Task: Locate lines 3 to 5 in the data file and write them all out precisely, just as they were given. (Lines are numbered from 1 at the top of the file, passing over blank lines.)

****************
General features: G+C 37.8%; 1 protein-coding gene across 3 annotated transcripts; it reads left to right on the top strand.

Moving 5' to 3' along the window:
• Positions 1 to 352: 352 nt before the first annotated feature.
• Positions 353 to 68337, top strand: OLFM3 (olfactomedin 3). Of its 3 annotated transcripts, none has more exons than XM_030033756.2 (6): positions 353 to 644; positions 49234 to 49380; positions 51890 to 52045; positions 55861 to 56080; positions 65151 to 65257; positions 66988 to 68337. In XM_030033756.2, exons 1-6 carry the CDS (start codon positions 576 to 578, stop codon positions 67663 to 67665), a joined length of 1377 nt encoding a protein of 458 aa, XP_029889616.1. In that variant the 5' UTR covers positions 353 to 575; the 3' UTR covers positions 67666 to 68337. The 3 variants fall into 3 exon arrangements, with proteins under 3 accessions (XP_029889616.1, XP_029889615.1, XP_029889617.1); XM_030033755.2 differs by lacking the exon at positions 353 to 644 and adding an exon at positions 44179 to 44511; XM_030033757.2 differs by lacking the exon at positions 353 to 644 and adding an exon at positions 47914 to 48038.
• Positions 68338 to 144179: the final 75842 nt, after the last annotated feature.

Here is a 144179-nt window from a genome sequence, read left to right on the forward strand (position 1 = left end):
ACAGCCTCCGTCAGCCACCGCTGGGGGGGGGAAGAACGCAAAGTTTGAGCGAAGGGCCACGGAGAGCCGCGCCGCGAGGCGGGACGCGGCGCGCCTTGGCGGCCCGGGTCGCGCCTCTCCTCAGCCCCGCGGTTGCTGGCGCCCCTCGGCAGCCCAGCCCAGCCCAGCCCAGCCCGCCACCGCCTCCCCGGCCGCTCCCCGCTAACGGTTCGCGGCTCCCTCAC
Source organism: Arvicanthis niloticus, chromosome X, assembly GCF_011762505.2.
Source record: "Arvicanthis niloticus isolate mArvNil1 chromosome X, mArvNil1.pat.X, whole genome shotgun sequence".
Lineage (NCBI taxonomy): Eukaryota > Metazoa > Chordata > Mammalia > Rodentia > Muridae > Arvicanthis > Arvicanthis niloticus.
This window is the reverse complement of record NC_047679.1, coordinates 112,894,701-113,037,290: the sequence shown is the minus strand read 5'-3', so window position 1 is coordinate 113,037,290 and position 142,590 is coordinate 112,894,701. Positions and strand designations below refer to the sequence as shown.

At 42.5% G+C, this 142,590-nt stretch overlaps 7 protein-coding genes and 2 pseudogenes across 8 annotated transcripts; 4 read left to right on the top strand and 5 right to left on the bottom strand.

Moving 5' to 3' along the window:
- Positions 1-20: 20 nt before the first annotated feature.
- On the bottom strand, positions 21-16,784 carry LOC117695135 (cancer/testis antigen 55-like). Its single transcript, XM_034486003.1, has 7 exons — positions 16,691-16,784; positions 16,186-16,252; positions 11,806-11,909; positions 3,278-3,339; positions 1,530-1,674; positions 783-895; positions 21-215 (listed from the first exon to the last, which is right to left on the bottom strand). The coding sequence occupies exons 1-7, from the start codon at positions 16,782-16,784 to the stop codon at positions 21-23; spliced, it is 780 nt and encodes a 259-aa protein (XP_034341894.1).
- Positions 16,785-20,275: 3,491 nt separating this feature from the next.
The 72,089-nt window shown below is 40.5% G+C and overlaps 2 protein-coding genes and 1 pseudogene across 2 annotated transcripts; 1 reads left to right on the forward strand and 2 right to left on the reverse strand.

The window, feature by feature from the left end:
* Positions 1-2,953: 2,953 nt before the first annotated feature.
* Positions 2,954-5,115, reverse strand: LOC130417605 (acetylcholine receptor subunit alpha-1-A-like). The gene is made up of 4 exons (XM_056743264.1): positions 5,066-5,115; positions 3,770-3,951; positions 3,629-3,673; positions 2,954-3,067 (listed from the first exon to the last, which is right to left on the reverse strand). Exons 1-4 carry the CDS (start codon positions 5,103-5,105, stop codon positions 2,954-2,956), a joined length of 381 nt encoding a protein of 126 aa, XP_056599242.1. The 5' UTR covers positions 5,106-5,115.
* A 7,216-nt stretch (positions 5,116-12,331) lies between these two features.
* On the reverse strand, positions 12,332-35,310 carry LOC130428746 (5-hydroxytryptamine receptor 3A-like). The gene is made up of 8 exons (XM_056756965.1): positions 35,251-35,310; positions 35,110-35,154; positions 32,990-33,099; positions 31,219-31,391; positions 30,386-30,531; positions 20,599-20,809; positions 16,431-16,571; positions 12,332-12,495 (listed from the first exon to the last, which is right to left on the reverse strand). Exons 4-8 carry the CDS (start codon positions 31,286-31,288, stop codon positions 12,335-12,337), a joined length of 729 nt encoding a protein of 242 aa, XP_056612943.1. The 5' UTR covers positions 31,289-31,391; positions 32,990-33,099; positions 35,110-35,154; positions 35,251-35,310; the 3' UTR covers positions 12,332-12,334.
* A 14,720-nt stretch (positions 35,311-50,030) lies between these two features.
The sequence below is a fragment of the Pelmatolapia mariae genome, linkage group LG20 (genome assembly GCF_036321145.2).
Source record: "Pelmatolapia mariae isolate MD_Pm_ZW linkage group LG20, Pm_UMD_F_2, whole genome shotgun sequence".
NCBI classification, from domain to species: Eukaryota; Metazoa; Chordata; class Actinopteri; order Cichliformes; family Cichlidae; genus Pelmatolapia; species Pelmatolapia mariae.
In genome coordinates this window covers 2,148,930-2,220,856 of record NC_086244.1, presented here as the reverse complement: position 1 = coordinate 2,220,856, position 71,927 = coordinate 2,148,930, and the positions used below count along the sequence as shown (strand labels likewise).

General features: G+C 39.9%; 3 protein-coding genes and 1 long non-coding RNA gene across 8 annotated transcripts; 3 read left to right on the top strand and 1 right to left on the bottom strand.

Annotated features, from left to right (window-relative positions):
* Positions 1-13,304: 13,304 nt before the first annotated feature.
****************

• Positions 1 to 352: 352 nt before the first annotated feature.
• Positions 353 to 68337, top strand: OLFM3 (olfactomedin 3). Of its 3 annotated transcripts, none has more exons than XM_030033756.2 (6): positions 353 to 644; positions 49234 to 49380; positions 51890 to 52045; positions 55861 to 56080; positions 65151 to 65257; positions 66988 to 68337. In XM_030033756.2, exons 1-6 carry the CDS (start codon positions 576 to 578, stop codon positions 67663 to 67665), a joined length of 1377 nt encoding a protein of 458 aa, XP_029889616.1. In that variant the 5' UTR covers positions 353 to 575; the 3' UTR covers positions 67666 to 68337. The 3 variants fall into 3 exon arrangements, with proteins under 3 accessions (XP_029889616.1, XP_029889615.1, XP_029889617.1); XM_030033755.2 differs by lacking the exon at positions 353 to 644 and adding an exon at positions 44179 to 44511; XM_030033757.2 differs by lacking the exon at positions 353 to 644 and adding an exon at positions 47914 to 48038.
• Positions 68338 to 144179: the final 75842 nt, after the last annotated feature.